At least 11 people were killed and nearly 1,000 seriously injured in Manila on Friday as Filipinos rang in 1988 with their traditional annual orgy of gunfire, grenades and hundreds of tons of explosives.
Hospital authorities said that all but one of the fatalities were caused by accidental knifings or stray bullets fired into the air during the hours that Manilans turn the capital into a virtual war zone on New Year's Eve and New Year's Day.
Most of the injuries consisted of severe burns, cuts and severed hands caused by the millions of firecrackers and homemade bombs that authorities estimate were detonated in the last two days to celebrate the New Year.
All fireworks are illegal in the Philippines, as is the casual use of firearms and dynamite, but the tradition of marking the New Year with a deafening cacophony of explosions and other noise is so strong that even police and soldiers participate.
3 Soldiers Dismissed
In an effort to curb the practice, the Philippine armed forces chief, Gen. Fidel V. Ramos, on Friday announced the dismissal of three soldiers who had been caught firing their weapons into the air on Christmas Eve, another day that Filipinos celebrate with gunfire and bombs.
Several hospital administrators said they believed the casualty toll from this year's celebrations was larger than in previous years, which one speculated could have been a reaction to the country's continuing economic troubles.
"A lot of people may have just been blowing off steam and escaping from the harsh realities of the times," he said, asking not to be identified by name.
In the days leading up to the celebration, though, illegal fireworks manufacturers were privately complaining that the economic disaster left behind by exiled dictator Ferdinand E. Marcos in 1986 had cut into their holiday sales this year.
Despite the violent celebrations of New Year's Eve before, the city was largely filled with hopeful joy Friday, the day when the Philippines shed a year of attempted military coups, an increasingly bloody Communist insurgency that alone claimed 3,500 lives in 1987 and ongoing election violence that has left nearly 50 more dead in the past three weeks.
Picnickers Jam Parks
The city's downtown parks were jammed throughout the day with hundreds of thousands of picnickers. Balloons mixed with exploding firecrackers. Children played in the grass, and young lovers strolled along Manila Bay.
President Aquino issued a New Year's message to the nation in which she stressed her accomplishments in 1987--"the many milestones we have achieved."
During the year, she said, her government brought the nation a new constitution, a new, popularly elected legislature and launched an economic recovery program that spurred growth of more than 5%.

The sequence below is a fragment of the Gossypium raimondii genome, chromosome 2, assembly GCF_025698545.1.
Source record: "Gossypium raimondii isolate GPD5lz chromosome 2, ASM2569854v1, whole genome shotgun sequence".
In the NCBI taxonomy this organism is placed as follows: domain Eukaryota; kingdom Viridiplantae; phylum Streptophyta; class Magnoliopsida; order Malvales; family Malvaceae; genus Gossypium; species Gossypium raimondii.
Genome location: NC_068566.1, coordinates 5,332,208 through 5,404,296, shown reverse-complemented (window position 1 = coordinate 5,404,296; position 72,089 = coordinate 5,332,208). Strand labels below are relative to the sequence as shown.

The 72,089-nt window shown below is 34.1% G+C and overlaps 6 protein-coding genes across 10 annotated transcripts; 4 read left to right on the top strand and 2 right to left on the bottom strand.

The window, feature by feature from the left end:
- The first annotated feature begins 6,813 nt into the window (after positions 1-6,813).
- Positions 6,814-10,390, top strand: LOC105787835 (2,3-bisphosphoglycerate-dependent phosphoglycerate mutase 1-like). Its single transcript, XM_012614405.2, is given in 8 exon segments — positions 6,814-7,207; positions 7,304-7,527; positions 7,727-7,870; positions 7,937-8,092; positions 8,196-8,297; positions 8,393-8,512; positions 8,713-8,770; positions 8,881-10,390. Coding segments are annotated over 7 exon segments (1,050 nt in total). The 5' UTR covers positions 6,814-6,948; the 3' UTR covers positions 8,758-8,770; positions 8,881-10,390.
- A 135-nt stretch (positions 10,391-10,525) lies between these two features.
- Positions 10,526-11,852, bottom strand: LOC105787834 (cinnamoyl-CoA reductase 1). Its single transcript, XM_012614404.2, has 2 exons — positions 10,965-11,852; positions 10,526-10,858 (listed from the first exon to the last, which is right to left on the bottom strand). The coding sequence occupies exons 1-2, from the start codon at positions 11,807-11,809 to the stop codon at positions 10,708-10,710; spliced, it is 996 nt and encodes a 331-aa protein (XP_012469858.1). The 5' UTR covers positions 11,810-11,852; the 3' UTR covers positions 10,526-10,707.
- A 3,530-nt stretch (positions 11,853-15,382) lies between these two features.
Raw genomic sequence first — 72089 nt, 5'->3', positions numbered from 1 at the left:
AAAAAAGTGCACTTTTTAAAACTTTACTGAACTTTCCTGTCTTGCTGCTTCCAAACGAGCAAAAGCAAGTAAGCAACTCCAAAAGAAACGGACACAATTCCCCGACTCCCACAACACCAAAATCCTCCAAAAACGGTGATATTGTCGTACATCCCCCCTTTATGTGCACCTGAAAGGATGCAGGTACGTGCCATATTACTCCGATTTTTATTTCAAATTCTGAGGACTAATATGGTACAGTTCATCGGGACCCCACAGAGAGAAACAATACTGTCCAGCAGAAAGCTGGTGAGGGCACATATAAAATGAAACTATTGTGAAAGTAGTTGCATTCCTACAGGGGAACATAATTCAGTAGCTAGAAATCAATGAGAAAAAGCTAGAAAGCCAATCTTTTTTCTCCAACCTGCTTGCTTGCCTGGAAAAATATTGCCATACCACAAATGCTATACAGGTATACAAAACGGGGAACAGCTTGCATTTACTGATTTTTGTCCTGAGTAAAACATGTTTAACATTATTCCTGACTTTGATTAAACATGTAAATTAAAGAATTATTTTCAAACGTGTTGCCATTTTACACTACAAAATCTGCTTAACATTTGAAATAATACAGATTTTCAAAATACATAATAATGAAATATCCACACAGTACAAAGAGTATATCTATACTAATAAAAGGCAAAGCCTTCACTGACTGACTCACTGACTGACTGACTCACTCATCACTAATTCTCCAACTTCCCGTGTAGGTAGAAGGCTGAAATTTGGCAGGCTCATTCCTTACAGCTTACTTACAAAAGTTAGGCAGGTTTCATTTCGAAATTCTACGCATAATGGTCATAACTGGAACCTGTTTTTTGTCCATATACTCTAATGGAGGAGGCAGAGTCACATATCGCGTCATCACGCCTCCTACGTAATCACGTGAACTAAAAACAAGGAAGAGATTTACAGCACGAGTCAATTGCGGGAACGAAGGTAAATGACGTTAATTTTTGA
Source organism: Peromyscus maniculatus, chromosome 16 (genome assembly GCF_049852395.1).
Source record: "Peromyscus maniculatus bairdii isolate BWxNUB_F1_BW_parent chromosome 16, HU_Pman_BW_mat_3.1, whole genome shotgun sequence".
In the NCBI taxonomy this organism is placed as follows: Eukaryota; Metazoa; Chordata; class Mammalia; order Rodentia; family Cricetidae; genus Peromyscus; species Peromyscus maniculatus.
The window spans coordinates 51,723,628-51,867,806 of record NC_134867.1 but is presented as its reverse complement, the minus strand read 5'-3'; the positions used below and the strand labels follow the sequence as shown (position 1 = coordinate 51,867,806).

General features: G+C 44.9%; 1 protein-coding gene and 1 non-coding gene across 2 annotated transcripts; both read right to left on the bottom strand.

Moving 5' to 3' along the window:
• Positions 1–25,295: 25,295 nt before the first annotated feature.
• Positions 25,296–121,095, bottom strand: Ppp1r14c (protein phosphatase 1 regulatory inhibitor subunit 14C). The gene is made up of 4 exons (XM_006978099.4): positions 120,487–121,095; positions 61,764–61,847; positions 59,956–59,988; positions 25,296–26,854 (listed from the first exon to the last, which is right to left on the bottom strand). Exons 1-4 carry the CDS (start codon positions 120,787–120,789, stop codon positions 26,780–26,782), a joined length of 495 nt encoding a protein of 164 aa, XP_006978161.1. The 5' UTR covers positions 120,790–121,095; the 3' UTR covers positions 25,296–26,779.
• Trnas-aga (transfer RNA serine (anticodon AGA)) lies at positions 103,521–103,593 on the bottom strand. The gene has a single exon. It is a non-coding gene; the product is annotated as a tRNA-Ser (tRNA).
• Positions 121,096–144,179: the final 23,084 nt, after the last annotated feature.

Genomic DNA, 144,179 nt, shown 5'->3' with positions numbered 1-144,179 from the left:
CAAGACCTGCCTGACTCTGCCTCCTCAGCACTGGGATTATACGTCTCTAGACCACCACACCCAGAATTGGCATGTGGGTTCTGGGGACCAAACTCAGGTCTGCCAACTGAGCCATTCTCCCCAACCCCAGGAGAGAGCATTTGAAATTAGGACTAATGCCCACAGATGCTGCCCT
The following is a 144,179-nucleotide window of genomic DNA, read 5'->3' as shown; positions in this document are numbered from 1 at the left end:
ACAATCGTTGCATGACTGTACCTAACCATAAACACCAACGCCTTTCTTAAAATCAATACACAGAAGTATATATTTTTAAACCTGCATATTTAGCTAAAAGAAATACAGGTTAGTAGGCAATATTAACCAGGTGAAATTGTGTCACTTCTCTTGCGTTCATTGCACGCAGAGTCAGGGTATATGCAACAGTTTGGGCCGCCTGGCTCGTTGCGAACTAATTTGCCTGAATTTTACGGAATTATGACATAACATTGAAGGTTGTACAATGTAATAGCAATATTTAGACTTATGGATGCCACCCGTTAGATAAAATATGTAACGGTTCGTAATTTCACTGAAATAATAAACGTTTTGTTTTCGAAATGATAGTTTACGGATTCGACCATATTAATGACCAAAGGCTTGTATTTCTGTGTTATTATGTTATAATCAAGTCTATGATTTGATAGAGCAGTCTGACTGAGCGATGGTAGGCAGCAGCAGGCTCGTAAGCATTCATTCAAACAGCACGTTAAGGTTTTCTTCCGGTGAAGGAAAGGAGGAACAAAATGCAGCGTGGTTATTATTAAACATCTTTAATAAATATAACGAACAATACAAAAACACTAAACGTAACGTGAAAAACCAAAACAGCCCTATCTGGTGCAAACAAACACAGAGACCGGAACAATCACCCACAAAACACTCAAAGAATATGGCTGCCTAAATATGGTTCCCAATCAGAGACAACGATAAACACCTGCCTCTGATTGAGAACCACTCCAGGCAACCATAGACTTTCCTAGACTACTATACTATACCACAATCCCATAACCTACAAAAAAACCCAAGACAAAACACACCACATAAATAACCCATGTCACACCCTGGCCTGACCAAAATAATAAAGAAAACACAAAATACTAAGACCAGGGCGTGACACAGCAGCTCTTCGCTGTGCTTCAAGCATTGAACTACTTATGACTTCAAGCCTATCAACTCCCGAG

"From darkness we have seen light," she said. "From despair we have given hope. From helplessness we have injected a national resolve among our people, who have since regained faith in themselves."
Aquino appealed for peace in a nation where murder and war has been escalating, and she asked her increasingly divided nation to unite.
One prominent political analyst in Manila was not optimistic.
Sees Downcast Mood
"The nation enters the New Year with a downcast mood," declared Amando Doronila, editor of the respected daily, Manila Chronicle. "The magic spell cast by the uprising (that overthrew Marcos) has dissipated. The euphoria that electrified the nation at the beginning of 1987 has been shattered by the turbulence of transition and the disasters that crowned the year with a wreath instead of laurels."
The reference was to the inter-island ferry disaster that left at least 1,500 passengers dead on Dec. 20 when the ship collided with a tanker. An investigation of the collisions has been launched, but it was suspended for the holidays after the owners of the two ships spent two days arguing over which ship hit which.
Doronila noted that the Aquino government "has weathered the crises of transition. . . . But it has come out of the crises of instability a much diminished center of authority and national direction.
"On the basis of its muddling through, Filipinos have now lowered expectations of President Aquino."
Most Filipinos apparently agree.
A public opinion poll released Thursday by a Manila watchdog group, the Asia Research Foundation, found that only one-third of all Filipinos believe that 1988 will be better than 1987. Less than a fourth of the respondents said they thought 1988 would be a year of prosperity, and half said they were certain that unemployment will get worse in the coming year.